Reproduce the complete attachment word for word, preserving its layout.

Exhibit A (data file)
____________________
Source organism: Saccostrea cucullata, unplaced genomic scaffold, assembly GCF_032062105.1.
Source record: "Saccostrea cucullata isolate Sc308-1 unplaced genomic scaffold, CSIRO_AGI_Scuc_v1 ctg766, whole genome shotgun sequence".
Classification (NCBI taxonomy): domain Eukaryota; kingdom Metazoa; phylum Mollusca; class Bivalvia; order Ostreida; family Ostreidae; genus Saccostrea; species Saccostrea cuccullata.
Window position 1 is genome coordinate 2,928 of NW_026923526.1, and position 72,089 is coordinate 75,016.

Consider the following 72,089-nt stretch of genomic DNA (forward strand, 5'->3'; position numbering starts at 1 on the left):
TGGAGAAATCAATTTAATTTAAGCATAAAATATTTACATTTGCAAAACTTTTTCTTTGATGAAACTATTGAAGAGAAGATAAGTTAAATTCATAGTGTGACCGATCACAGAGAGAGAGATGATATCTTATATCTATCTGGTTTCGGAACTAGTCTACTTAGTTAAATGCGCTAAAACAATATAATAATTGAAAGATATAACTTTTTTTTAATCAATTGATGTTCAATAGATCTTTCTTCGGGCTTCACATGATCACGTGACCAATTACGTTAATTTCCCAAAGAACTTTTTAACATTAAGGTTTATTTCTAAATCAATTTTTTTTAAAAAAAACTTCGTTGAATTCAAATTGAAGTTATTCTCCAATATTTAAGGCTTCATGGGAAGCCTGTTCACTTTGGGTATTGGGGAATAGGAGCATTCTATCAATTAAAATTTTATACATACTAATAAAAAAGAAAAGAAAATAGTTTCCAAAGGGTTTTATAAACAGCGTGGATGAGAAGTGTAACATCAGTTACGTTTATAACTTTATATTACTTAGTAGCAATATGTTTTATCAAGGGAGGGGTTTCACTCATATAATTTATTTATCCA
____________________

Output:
Source organism: Saccostrea cucullata, unplaced genomic scaffold, assembly GCF_032062105.1.
Source record: "Saccostrea cucullata isolate Sc308-1 unplaced genomic scaffold, CSIRO_AGI_Scuc_v1 ctg766, whole genome shotgun sequence".
Classification (NCBI taxonomy): domain Eukaryota; kingdom Metazoa; phylum Mollusca; class Bivalvia; order Ostreida; family Ostreidae; genus Saccostrea; species Saccostrea cuccullata.
Window position 1 is genome coordinate 2,928 of NW_026923526.1, and position 72,089 is coordinate 75,016.

Consider the following 72,089-nt stretch of genomic DNA (forward strand, 5'->3'; position numbering starts at 1 on the left):
TGGAGAAATCAATTTAATTTAAGCATAAAATATTTACATTTGCAAAACTTTTTCTTTGATGAAACTATTGAAGAGAAGATAAGTTAAATTCATAGTGTGACCGATCACAGAGAGAGAGATGATATCTTATATCTATCTGGTTTCGGAACTAGTCTACTTAGTTAAATGCGCTAAAACAATATAATAATTGAAAGATATAACTTTTTTTTAATCAATTGATGTTCAATAGATCTTTCTTCGGGCTTCACATGATCACGTGACCAATTACGTTAATTTCCCAAAGAACTTTTTAACATTAAGGTTTATTTCTAAATCAATTTTTTTTAAAAAAAACTTCGTTGAATTCAAATTGAAGTTATTCTCCAATATTTAAGGCTTCATGGGAAGCCTGTTCACTTTGGGTATTGGGGAATAGGAGCATTCTATCAATTAAAATTTTATACATACTAATAAAAAAGAAAAGAAAATAGTTTCCAAAGGGTTTTATAAACAGCGTGGATGAGAAGTGTAACATCAGTTACGTTTATAACTTTATATTACTTAGTAGCAATATGTTTTATCAAGGGAGGGGTTTCACTCATATAATTTATTTATCCA